A subordinate clause is part of a sentence that depends on a main clause for its meaning. Relative clauses, which you may encounter in both defining and non-defining form, are types of subordinate clauses that work in specific ways.
You can normally recognise a relative clause within a sentence because it will begin with a word such as ‘which’, ‘that’, ‘who’, ‘whose or ‘whom’.
First, we will focus on the uses of ‘that’ and ‘which’ in defining and non-defining clauses. The word ‘define’ gives you a clue to the purpose of the clause.
A defining (relative) clause does just that: it defines the noun, or subject, of the sentence it is part of. The defining clause is an essential part of the sentence and cannot be removed without changing the sentence’s meaning (although the sentence may still make sense, it will not make the same sense). A defining clause removes ambiguity and creates clarity.
Have a look at the following sentence:
The witch’s broomstick that was made of willow branches was her favourite.
Here, the defining clause begins with ‘that’, and defines the witch’s favourite broomstick as the one made of willow. Without the defining clause ‘that was made of willow branches’ we would not know exactly which broomstick was her favourite. Any ambiguity has been removed and we know exactly which broomstick she prefers.
Here’s another sentence:
The witch’s broomstick, which she had won in a cauldron-stirring contest, flew especially well over water because it was made from willow.
In this sentence, the relative clause is non-defining and begins with ‘which’. This relative non-defining clause gives us extra information about the broomstick, but is not essential to the overall meaning of the sentence. Notice that the non-defining relative clause is also separated from the main clause by commas. Here is the same sentence without the relative non-defining clause:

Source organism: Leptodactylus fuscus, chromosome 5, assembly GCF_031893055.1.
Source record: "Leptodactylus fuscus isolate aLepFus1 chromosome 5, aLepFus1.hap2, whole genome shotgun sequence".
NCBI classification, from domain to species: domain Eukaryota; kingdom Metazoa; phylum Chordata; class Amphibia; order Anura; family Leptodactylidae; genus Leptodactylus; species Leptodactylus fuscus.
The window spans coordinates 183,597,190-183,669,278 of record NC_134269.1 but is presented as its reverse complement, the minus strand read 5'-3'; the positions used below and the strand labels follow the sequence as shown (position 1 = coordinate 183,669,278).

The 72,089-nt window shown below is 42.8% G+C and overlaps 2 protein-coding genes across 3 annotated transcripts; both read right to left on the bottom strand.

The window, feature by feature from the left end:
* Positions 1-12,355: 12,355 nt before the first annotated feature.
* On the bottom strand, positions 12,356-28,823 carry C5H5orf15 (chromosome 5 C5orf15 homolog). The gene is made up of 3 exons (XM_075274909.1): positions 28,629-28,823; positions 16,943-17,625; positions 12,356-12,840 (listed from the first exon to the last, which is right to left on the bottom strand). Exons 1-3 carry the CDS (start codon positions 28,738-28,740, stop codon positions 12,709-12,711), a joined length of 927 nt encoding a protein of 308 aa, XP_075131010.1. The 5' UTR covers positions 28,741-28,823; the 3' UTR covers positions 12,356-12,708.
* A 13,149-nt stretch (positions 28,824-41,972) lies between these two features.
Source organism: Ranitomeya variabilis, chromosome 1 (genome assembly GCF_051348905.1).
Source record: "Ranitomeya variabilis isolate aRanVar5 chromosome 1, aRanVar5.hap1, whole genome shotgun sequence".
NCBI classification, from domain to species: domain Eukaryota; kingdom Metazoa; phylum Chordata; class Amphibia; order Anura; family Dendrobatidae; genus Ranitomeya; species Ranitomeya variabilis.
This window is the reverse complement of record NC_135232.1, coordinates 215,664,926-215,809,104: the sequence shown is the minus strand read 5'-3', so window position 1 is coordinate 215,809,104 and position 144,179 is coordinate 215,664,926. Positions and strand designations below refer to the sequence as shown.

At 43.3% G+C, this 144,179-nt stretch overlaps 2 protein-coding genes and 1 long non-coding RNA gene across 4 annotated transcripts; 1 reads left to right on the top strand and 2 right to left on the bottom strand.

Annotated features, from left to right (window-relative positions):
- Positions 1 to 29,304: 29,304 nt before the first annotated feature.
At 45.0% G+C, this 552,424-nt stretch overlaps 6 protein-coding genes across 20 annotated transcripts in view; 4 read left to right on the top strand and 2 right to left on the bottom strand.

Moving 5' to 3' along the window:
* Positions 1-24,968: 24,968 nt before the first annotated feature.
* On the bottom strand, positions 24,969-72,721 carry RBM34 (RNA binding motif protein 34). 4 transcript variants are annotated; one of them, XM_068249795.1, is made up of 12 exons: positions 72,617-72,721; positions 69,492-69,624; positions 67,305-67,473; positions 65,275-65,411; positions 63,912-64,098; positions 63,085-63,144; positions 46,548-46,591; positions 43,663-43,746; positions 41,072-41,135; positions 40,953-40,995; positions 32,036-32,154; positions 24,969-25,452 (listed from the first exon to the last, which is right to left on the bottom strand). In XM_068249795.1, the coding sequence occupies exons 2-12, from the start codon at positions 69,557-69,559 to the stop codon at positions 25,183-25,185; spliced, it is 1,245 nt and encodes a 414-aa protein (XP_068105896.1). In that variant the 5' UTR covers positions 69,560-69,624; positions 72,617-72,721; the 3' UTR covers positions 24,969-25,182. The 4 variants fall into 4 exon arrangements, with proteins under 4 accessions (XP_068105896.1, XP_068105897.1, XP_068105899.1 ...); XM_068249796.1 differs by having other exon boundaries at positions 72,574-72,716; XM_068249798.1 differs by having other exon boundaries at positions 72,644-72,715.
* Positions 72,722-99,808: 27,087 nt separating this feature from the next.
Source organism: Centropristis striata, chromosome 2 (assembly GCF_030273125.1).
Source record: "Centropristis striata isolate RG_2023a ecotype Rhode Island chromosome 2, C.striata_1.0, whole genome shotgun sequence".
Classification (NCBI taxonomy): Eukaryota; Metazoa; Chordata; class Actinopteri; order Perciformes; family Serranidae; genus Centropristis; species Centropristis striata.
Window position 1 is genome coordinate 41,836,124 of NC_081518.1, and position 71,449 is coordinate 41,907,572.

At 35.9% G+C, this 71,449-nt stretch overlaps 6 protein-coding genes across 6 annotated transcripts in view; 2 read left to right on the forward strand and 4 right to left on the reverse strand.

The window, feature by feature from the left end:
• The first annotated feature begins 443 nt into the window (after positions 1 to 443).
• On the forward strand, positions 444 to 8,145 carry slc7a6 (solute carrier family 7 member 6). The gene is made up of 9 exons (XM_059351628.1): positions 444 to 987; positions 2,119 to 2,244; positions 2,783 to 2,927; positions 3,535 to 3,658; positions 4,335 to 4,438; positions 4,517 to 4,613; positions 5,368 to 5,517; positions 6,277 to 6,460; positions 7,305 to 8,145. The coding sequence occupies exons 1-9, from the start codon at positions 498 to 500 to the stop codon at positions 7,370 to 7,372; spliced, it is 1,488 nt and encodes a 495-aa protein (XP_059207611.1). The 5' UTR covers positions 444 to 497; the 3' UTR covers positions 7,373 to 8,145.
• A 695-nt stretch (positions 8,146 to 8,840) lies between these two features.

The witch’s broomstick flew especially well over water because it was made from willow.
Sometimes, depending on the noun, or subject of the sentence, the words ‘who’, ‘whom’ or ‘whose’ can be used instead of ‘which’:
The witch, who wore a silver-lined cloak, was a new member of the Full Moon Committee.
The word ‘who’ can be used because a witch is a person; if a thing were being discussed, then the preferred word would be ‘that’:
The silver-lined cloak that belonged to the new witch was much admired.
Of course, as with most grammar rules, you will find conflicting advice and examples. Regarding the last two examples, some grammar guides consider it acceptable to use ‘who’ and ‘that’ interchangeably, whether the sentence’s subject (noun) is a person or a thing. In addition, some grammar guides allow the use of ‘which’ in a defining clause (‘The witch’s broomstick which was made of willow branches was her favourite’). However, when you are writing and reviewing your own text, it is often best to use the most generally accepted rule, and the one that gives your writing the greatest clarity, simplicity and elegance.
Updated 04 October 2018